A sense of community

Eleanor Sharples talks to Claudia Wilson about her records, her new shop and the Brixton community.

Claudia Wilson of Pure Vinyl Reocrds
Claudia Wilson of Pure Vinyl Records

Claudia Wilson no longer sees the community spirit that there used to be in central Brixton.

But she is doing something about that from Pure Vinyl Records, the Ferndale Road shop she moved into earlier this year.

People used to host house parties where doors were open to anyone, she says. But this just doesn’t happen any more. And there are not many places to go where you don’t have to spend money and you can meet other people.

Claudia strives to recreate a sense of community in Pure Vinyl by providing a free and social space for everyone to enjoy.

Born and raised on Saltoun Road, she first came to the notice of local music lovers behind the decks at Mango Landin‘, which is now a block of flats on Brixton Water Lane.

After it closed she set up a Saturday stall outside a longstanding record store owned by her friend Simon in Brixton Village (formerly the Granville Arcade) selling records and playing music to help him when he was ill. For two years, she was doing what she loved.Claudia Wilson of Pure Vinyl Records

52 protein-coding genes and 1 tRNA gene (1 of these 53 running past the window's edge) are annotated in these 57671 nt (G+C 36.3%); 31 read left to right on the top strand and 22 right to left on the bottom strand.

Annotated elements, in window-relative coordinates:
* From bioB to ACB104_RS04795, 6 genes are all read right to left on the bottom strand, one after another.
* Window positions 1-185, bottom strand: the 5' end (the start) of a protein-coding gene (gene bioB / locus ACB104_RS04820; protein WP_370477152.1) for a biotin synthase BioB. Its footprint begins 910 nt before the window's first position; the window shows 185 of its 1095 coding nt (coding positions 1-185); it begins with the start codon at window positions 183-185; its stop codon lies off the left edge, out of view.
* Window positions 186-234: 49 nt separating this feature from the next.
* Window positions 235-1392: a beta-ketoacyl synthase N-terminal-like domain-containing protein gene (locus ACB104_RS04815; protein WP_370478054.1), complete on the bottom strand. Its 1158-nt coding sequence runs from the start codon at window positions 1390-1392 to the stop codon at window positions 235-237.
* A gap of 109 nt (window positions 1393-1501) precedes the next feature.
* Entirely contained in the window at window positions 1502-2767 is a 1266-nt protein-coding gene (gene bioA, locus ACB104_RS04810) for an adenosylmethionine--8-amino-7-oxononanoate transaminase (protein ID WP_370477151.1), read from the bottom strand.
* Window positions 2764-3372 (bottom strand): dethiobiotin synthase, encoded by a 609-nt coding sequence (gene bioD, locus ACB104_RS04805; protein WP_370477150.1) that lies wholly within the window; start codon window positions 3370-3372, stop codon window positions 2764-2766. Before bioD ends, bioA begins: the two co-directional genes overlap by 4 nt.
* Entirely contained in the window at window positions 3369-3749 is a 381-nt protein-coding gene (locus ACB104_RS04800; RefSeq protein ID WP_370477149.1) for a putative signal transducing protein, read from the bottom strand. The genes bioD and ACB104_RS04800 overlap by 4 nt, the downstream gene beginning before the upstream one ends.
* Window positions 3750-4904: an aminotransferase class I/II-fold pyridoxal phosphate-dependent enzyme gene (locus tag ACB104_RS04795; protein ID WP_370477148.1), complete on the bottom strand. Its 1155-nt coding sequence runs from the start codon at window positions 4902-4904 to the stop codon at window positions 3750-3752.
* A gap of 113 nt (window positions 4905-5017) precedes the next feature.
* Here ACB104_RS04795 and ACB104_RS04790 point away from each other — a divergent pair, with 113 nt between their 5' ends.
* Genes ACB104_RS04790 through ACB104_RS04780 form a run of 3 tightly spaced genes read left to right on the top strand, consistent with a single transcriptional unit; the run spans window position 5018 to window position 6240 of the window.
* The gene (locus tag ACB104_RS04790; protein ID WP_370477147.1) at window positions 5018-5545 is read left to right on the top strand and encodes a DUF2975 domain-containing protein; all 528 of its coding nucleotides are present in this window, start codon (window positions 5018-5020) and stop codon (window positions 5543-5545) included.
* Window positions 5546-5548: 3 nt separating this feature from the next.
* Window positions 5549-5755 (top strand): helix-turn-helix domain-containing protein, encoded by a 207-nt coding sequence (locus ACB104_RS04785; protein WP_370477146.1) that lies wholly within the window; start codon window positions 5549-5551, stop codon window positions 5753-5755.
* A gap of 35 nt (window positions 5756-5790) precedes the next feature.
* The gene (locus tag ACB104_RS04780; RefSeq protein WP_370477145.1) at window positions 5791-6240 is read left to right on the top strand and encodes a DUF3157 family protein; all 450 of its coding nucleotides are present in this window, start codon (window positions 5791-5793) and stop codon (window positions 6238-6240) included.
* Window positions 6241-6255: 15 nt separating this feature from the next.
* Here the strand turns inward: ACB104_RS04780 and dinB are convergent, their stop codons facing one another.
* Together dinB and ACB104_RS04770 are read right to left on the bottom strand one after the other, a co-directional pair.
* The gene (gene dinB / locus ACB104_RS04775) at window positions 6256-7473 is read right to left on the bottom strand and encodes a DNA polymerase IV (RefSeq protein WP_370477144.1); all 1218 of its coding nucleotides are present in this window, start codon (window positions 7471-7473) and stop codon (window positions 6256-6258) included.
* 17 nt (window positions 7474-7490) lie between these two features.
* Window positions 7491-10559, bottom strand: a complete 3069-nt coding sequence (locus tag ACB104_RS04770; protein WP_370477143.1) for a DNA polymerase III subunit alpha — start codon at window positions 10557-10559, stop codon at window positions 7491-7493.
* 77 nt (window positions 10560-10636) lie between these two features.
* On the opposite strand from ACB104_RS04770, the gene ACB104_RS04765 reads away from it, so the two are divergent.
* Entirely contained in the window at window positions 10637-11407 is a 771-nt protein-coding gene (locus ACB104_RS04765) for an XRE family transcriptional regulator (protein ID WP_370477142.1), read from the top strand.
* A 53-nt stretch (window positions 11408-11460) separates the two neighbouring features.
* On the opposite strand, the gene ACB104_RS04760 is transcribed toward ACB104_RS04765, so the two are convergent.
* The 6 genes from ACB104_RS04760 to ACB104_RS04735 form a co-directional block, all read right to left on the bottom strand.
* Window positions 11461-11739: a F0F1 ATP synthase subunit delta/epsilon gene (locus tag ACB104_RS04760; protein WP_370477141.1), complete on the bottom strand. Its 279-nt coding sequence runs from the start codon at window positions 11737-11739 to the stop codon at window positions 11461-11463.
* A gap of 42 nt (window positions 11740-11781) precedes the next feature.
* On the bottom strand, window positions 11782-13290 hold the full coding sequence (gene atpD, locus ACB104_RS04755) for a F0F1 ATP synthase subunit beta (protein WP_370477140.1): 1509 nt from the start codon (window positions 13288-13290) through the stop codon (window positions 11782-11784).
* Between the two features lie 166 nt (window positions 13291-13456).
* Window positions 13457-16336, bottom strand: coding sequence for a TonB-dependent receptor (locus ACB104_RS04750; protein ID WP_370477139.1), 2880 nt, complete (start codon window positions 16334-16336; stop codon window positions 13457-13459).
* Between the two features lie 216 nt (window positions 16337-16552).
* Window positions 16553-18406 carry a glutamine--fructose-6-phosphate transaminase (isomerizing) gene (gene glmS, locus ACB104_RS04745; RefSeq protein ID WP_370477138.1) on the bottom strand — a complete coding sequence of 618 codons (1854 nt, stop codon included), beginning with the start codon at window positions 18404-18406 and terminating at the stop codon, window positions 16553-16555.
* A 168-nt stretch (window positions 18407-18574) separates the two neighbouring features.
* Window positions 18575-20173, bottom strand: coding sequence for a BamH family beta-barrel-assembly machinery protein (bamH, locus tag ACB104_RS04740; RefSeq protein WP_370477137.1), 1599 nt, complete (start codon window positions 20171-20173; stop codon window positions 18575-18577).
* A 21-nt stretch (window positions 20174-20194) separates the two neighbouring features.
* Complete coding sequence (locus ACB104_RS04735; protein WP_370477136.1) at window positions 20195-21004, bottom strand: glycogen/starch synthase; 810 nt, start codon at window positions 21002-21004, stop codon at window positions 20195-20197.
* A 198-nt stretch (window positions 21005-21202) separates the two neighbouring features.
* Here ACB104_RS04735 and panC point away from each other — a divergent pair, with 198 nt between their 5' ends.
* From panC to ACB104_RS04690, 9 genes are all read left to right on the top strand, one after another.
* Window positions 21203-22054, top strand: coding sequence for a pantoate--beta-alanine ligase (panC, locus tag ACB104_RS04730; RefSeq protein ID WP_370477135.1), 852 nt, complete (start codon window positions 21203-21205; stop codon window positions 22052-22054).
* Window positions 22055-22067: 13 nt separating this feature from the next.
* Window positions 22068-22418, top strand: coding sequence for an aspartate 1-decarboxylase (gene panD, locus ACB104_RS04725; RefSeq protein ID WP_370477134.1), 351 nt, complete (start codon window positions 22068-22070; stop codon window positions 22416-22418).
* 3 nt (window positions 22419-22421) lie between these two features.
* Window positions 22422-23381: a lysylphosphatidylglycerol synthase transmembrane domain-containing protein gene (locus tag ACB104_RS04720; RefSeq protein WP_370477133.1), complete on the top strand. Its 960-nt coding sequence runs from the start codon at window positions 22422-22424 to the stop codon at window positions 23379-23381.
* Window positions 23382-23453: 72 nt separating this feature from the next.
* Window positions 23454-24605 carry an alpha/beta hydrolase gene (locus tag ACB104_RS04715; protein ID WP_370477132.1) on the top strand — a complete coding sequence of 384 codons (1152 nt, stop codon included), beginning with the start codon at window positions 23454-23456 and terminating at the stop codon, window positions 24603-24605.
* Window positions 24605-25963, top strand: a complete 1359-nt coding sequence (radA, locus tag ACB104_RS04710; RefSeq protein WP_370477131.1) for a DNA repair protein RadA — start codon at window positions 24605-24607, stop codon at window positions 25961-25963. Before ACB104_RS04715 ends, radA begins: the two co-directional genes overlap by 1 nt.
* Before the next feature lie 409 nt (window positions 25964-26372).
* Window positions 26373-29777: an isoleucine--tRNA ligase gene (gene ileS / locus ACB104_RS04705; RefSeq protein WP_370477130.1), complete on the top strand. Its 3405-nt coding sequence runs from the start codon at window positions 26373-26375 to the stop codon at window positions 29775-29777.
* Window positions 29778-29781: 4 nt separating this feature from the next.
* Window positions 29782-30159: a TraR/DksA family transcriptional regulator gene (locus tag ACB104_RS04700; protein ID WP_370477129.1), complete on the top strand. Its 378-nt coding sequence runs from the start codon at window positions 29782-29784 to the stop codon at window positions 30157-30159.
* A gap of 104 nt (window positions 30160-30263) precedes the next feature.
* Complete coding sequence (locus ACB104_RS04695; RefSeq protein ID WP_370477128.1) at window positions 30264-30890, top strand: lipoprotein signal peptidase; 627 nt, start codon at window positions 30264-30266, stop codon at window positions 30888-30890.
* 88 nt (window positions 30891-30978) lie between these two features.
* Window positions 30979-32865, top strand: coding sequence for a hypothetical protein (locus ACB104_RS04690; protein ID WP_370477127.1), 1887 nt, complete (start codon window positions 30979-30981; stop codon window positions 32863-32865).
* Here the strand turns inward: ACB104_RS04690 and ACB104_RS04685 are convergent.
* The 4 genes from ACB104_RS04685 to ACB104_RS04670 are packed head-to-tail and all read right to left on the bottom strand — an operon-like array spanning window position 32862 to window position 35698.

She wanted to give back to the community and make people still want to walk through Brixton despite the gentrification it was undergoing.

Unhappy in her full-time job, and following words of wisdom from her mother, Claudia packed in her job to focus her sights on setting up a record shop in the Reliance Arcade in 2015. She has never looked back.

Music was a way of life for all of her family. In 21st century households, a television is the statement feature in most living rooms. In the 1960s the radiogram was the centrepiece in Claudia’s home, standing proud in the front room alongside a stack of her father’s blue beat records.

Each of her siblings brought a different genre to the busy house. Reggae, funk and pop resonated throughout and listening to the charts every Sunday was an integral part of their weekly routine.

Recalling her start as a vinyl seller, she says: “Getting Reliance was an achievement. That place was my sanctuary.”

It was, she says, a “heart wrenching” decision, to move to her new shop, part of the Department Store development in Ferndale Road by architects Squire & Partners.

But it means she can display a wider selection of her favourite records and, with other members of the community, host events.
She moved in in September, but there have already been record signings, pop-up shops and performances. Collaborations with other labels are in the pipeline.

“I pride myself on my records – the records I have in this shop are my own selection,” she says.

Her speciality? Finding 7inch soul records. These rare vinyl disks are unique to her shop.

Claudia has lots of regular customers and understanding their tastes and providing them with a personal and friendly service remains the heart of her business.

“A lot more people are into reggae than they were, so the demand for that is a lot higher now,” she says.

But her biggest seller is an album by Brixton’s very own Soothsayers, playing Nu Afrobeat and dub. Claudia thinks people coming to the area want to know what’s going on in Brixton and buy something local.